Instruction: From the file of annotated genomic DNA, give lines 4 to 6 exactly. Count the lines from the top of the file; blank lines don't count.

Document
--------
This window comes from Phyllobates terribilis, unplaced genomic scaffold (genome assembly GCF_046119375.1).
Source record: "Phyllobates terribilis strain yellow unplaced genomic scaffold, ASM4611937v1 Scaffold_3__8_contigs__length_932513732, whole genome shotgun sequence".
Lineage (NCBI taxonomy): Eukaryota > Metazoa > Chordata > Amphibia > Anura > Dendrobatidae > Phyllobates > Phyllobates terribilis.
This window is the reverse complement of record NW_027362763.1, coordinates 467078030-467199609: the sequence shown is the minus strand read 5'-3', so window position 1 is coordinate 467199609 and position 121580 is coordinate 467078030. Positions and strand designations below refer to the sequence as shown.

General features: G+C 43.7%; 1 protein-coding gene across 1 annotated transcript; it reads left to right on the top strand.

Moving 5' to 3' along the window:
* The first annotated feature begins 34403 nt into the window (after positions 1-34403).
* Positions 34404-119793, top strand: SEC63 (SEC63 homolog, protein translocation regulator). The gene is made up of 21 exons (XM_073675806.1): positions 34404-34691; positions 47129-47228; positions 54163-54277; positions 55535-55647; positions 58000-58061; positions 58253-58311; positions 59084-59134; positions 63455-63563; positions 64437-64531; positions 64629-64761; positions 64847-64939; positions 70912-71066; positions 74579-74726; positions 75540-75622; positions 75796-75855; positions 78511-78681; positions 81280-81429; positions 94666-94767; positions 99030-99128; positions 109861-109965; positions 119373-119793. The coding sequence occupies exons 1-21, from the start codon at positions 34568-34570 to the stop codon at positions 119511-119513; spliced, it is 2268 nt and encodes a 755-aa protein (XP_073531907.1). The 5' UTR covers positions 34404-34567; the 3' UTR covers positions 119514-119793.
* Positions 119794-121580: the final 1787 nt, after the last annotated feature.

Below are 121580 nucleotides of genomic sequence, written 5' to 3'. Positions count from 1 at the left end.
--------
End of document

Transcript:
This window is the reverse complement of record NW_027362763.1, coordinates 467078030-467199609: the sequence shown is the minus strand read 5'-3', so window position 1 is coordinate 467199609 and position 121580 is coordinate 467078030. Positions and strand designations below refer to the sequence as shown.

General features: G+C 43.7%; 1 protein-coding gene across 1 annotated transcript; it reads left to right on the top strand.

Moving 5' to 3' along the window: